- Use photographic albums that contain pocket pages made of the above mentioned acceptable plastics. Photographs also can be placed in albums (with acid-free pages) using photo corners made of acceptable plastic. Never glue photographs in an album or use the magnetic albums with sticky sheets and a plastic top sheet.
Care and Handling
- Provide yourself with an adequate work space for using your materials. Keep your workspace clean.
- Clean your hands before working with your materials. Wear gloves when handling fragile materials or photographs and negatives.
- Remove books from the shelf by grasping the spine, never pull on the headcap (top part of the spine). Support books and documents with both hands at all times.
- Remove paperclips, rubber bands, and staples from loose documents prior to storage. Staples should be removed carefully by bending up the two ends and gently removing the staple. Never use staple removers because they could tear fragile paper.
- Unfold loose documents and store them flat, if possible, or with a minimum of folds. Paper is weakest along the folds. Never force open a tightly folded item, instead, seek conservation assistance.
- Never repair tears or holes with any pressure-sensitive tape (Scotch tape), glues, or other adhesives. Seek conservation assistance if a document needs repairs. Never laminate a document.
- Newsprint should be segregated from other papers because is often stains adjacent papers. Copy newsprint to acid-free papers and destroy the originals or interleave the originals with acid-free paper and use the copies as reference tools.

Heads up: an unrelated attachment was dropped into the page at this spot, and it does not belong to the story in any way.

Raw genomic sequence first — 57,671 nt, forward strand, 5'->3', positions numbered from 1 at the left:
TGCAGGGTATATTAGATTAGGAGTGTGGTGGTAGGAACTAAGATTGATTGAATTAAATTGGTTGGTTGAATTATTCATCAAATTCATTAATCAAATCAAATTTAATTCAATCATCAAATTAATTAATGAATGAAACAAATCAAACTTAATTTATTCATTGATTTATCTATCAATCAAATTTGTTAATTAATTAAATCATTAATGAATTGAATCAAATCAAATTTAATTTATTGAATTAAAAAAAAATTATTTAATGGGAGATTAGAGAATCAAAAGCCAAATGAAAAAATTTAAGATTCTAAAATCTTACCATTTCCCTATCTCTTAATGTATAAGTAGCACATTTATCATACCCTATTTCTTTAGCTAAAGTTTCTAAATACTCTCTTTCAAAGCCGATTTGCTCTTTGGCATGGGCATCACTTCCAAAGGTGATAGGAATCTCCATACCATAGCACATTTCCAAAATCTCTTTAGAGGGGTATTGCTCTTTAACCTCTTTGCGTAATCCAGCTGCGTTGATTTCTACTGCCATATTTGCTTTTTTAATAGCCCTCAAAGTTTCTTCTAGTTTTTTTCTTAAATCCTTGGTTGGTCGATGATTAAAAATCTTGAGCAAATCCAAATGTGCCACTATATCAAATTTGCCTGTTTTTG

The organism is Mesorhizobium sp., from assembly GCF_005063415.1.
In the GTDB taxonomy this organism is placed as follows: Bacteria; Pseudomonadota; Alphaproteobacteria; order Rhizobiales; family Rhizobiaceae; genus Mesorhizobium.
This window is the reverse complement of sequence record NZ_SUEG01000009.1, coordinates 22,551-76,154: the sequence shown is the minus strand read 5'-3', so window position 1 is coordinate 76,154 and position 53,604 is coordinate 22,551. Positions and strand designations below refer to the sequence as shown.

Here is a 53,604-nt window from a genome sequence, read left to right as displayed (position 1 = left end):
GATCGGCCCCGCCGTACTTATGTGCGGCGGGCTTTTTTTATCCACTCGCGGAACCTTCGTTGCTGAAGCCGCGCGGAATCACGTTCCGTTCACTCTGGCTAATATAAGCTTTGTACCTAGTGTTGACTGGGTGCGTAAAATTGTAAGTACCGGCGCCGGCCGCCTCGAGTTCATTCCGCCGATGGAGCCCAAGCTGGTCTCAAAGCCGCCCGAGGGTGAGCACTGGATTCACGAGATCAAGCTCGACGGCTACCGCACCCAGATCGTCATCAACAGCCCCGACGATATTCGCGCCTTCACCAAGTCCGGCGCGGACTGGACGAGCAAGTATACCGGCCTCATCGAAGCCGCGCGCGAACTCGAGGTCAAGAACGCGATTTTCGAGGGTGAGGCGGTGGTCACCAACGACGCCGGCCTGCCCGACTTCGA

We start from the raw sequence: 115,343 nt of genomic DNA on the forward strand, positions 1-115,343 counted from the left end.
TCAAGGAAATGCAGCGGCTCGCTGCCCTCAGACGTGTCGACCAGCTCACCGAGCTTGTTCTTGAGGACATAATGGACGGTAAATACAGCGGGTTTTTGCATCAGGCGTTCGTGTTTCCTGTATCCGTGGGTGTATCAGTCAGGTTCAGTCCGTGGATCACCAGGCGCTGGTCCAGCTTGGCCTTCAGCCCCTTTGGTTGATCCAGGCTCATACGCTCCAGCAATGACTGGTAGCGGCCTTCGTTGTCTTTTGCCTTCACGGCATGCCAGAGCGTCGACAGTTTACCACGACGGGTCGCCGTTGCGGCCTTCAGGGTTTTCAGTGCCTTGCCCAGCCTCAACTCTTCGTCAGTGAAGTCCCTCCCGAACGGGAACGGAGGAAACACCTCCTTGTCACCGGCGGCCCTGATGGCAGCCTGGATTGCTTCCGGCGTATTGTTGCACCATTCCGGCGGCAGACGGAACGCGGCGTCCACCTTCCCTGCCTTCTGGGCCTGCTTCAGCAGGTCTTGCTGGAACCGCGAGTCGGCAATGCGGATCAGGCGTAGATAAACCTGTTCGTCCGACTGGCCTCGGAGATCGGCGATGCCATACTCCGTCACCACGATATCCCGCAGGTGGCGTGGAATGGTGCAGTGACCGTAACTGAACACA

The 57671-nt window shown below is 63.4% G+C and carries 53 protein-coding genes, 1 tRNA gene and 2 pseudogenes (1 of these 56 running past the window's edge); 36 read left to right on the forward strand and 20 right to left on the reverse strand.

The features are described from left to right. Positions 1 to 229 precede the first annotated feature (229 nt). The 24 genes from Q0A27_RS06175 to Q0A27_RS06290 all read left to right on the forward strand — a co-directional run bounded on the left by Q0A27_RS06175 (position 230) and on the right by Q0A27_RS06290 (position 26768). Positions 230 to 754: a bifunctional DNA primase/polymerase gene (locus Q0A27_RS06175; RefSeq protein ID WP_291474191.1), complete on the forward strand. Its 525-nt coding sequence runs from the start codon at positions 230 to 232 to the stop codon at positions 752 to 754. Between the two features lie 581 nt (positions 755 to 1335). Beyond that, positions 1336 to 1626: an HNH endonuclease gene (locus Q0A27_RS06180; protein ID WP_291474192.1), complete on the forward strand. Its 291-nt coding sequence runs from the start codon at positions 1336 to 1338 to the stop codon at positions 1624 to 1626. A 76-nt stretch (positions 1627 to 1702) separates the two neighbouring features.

- Make use copies of materials (scan or Xerox) one time and utilize those use copies for distribution to family members. This reduces handling on originals.
- Avoid framing original documents, frame a scanned, color copy instead. If you choose to frame an original, use acid-free mats and a window mat or Japanese paper hinge for attachment. Don’t let the document touch the glass. Avoid rubber cements or glues to attach anything to a mat. Select ultraviolet filtered glass or plexiglass. Use a reputable framer and specify your wishes for each step of framing.
The internet contains a wealth of information on preservation tips for most types of records. Investigate printed and on-line resources such as:
- Paris, Jan. Choosing and Working with a Conservator. Atlanta: Southeastern Library Network, Inc., 1990.
- Reilly, James M. Care and Identification of 19th Century Photographic Prints. New York: Eastman Kodak Company, 1986.
- The Library of Congress has a page that links to information on preparing, protecting, and preserving your family papers
- Information from the National Archives on preservation of family papers
- The Northeast Document Conservation Center website contains an on-line course called “Preservation 101” plus an on-line version of a series of preservation leaflets
Other websites that give tips useful for Preservation Week and any other time:
- The Preservation Week website created by the Society of American Archivists and the American Library Association
- The Library of Congress has a blog post listing not only their preservation events but also other preservation related information on their website
- The National Archives has a web page dedicated to their Preservation Programs
- Locally, the North Carolina State Historical Records Advisory Board (SHRAB) has a series of links to preservation tools, guidelines, and resources.